UA-31290512-1

Thursday, October 18, 2012

Culinary Corruption


Tomaz and Lili, neighboring cruisers (in Rodney Bay St. Lucia, on their 47' Beneteau sailboat, Heron) and fabulous friends introduced us to refreshingly affordable French Lordson’s gin ($28.50 EC or ~$12 USD for 750 ml or about a fifth) lime and tonic, garlic aioli dip (mayo with enough fresh garlic added to be genuinely appealing) with French mussels and generous slabs of a locally baked fruit bread. While Lili claims to be lazy in the galley, back home in Slovenia, she and Tomaz made their own fresh butter, cheese and ricotta. The fresh milk they used hailed from less then 500 meters from their house.

Wayne at work in the galley, caught on camera!
Despite this, Galley Wench shamelessly foisted upon them American Cuisine, shocked that they’d never experienced our most frequent passage-making meal, peanut butter and jelly (aka PBJ).  They liked it, and even better, our tropical but also classic alternate rendition of it, peanut butter and banana (aka PBB).

PBB, a Wayne favorite,
and not just in the Caribbean.
As if that déclassé wasn’t enough, I regaled them with one of my favorites even “Tater Tots” Wayne considers too lowbrow, canned spritz cheese (albeit cheddar flavored rather than American – even I’m not that lowbrow).

Ahhh... all done!
Wayne calls this Cheese Whiz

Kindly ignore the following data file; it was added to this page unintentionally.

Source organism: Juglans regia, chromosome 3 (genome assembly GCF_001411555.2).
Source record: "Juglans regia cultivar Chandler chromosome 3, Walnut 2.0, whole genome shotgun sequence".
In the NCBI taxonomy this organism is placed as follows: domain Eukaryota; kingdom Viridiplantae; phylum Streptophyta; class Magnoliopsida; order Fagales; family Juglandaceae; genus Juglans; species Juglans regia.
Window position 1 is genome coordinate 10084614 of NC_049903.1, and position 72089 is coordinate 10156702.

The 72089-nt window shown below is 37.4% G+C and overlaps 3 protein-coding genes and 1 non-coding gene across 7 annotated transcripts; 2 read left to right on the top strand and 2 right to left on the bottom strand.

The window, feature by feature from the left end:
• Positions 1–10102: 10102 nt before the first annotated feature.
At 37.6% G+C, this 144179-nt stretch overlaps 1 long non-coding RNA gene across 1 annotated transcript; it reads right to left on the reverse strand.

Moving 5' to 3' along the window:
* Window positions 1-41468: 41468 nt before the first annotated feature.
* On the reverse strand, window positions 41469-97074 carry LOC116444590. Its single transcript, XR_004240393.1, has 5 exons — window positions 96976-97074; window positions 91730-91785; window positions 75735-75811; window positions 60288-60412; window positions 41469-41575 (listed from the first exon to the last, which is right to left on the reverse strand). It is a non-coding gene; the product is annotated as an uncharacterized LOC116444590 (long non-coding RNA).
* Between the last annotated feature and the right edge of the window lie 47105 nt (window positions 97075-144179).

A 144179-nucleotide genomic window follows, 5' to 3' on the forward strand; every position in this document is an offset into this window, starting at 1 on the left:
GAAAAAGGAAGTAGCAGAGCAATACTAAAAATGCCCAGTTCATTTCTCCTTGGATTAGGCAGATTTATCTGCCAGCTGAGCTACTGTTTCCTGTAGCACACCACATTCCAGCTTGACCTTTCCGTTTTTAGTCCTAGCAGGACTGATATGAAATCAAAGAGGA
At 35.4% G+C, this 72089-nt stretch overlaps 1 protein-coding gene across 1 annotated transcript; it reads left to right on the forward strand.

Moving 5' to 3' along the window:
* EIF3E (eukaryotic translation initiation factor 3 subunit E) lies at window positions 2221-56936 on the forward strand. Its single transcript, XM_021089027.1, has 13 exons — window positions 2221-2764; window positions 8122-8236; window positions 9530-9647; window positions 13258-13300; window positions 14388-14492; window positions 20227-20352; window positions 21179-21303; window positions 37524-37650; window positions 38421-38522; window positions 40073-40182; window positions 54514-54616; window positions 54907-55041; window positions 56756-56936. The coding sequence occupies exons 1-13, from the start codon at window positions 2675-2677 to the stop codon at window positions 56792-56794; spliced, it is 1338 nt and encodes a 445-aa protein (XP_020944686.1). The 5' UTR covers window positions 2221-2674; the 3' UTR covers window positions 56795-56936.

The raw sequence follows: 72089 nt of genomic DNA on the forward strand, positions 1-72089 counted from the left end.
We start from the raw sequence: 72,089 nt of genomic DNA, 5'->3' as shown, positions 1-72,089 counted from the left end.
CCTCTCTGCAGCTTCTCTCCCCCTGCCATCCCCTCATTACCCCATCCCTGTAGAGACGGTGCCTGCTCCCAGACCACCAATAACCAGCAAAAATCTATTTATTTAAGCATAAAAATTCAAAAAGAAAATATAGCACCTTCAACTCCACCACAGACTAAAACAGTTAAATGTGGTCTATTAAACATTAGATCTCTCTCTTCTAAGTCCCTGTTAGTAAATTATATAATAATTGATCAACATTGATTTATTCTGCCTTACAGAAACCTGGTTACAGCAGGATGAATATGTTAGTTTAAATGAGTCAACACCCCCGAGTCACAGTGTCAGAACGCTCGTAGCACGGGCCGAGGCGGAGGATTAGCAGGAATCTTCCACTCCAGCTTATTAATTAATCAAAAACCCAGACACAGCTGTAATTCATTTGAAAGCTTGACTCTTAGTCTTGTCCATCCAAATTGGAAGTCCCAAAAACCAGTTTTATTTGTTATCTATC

but it is not! Cheese Whiz
tastes plastic, like wet Velveeta.
Marvelously good sports, Lili and Tomaz took it in stride.  After all, Tomaz was even eventually willing to not write off Mexican food, after recovering from his first underwhelming exposure to it in the U.S. via Taco Bell.  We all agree, though, it’s fine if years go by before revisiting one of the biggest bastions of American cuisine, McDonald’s.

Alas, Lili and Tomaz are Northbound sooner than us, to meet friends in Guadeloupe.  We look forward to sharing new culinary discoveries when we meet again.  More than that, we’ve enjoyed learning about their adventures, and more about living in Slovenia ….. Its economic roller coaster after Tito’s death, the choking bureaucracy that makes direct access to local food almost impossible and the protection of private voting rights, among other things.  Meanwhile, we’ll miss their warm and witty company.

Lili writes a well-crafted blog and is especially clever at capturing historical irony and natural wonder.   Check it out at http://heronsailing.blogspot.com.